EzriCare eye drops
The US Centers for Disease Control and Prevention is urging healthcare providers and consumers to stop using EzriCare artificial tears as they investigate at least 50 infections in 11 states that have resulted in cases of permanent vision loss, hospitalization, and one death.
Most people with these infections said they used artificial tears, and EzriCare was the most common brand, according to the agency. These eye drops are preservative-free, which means they contain no ingredients to inhibit bacterial growth.
Testing of opened EzriCare vials identified Pseudomonas aeruginosa bacteria resistant to carbapenem antibiotics as well as ceftazidime and cefepime antibiotics. Testing of unopened bottles is ongoing, the CDC says.
“The CDC recommends that clinicians and patients immediately discontinue use of EzriCare artificial tears until the epidemiological investigation and laboratory testing are complete,” the agency said.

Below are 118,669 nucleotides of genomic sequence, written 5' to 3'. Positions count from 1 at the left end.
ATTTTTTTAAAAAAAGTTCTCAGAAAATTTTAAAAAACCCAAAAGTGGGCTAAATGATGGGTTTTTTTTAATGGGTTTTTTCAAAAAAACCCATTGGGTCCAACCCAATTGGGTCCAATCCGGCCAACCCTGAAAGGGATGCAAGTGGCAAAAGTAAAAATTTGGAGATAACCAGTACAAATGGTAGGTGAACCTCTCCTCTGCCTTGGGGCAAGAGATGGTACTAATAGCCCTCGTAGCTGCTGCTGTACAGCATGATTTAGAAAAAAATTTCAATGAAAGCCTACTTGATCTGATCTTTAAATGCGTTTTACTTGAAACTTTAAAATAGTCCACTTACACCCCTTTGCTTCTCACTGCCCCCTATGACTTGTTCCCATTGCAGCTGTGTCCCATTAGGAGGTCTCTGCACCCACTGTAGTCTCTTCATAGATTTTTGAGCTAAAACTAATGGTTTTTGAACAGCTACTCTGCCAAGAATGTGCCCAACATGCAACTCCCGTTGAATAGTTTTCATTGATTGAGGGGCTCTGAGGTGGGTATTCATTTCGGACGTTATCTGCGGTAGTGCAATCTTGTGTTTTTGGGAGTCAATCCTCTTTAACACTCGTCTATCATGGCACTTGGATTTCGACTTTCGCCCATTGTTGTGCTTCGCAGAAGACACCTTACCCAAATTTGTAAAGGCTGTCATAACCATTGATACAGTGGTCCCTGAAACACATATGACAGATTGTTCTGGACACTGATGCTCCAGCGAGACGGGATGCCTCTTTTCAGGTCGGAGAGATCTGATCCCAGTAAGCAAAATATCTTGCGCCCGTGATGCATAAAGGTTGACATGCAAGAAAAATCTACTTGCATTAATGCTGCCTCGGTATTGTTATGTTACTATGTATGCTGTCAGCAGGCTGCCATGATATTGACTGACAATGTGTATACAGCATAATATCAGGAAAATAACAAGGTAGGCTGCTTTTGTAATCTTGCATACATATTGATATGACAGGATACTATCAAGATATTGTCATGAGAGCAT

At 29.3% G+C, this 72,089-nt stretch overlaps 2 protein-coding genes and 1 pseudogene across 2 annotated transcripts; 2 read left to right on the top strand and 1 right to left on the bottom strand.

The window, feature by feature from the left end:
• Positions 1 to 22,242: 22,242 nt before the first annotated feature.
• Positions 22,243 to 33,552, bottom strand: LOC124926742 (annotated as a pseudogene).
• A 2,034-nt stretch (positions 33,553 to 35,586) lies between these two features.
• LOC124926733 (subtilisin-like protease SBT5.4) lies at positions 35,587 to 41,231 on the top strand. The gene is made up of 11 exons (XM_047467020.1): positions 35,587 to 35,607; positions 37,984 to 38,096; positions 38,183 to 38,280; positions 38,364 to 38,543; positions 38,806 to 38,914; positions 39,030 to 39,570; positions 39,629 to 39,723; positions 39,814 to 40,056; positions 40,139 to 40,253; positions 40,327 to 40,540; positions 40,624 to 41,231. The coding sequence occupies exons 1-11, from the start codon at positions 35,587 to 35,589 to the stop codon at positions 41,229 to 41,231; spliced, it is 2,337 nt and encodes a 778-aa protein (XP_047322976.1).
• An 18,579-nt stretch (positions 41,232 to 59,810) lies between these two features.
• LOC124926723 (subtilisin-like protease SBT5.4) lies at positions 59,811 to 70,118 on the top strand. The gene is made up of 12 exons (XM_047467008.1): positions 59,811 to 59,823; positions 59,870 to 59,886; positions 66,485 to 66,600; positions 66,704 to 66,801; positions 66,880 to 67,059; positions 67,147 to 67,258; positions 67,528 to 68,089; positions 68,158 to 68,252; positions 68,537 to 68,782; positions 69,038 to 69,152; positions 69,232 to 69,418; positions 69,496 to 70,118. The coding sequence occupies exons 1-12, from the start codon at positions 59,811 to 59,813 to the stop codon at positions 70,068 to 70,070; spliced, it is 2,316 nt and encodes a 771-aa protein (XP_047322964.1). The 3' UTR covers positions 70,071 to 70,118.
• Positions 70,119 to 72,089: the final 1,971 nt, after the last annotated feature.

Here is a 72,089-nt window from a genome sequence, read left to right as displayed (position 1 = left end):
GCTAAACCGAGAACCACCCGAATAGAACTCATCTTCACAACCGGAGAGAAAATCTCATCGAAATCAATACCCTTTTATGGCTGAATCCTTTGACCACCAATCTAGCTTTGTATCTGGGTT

New Jersey-based EzriCare said in a statement dated Jan. 24 that it had not received any consumer complaints or adverse event reports.
“We have not been asked to issue a recall. EzriCare does not manufacture the lubricating eye drops,” the statement read.
“Nevertheless, and with great caution, EzriCare recommends that, during this evolving situation, you discontinue the use of any servings of EzriCare Artificial Tear Lubricating Eye Drops that you may have until we can find out more details. on any potential security issues.”
Pseudomonas bacteria are common in the environment, such as in soil and water. Pseudomonas aeruginosa typically spreads in healthcare settings, according to the CDC, and is increasingly difficult to treat due to antibiotic resistance. It caused more than 32,000 infections in hospitalized patients and around 2,700 deaths in the United States in 2017.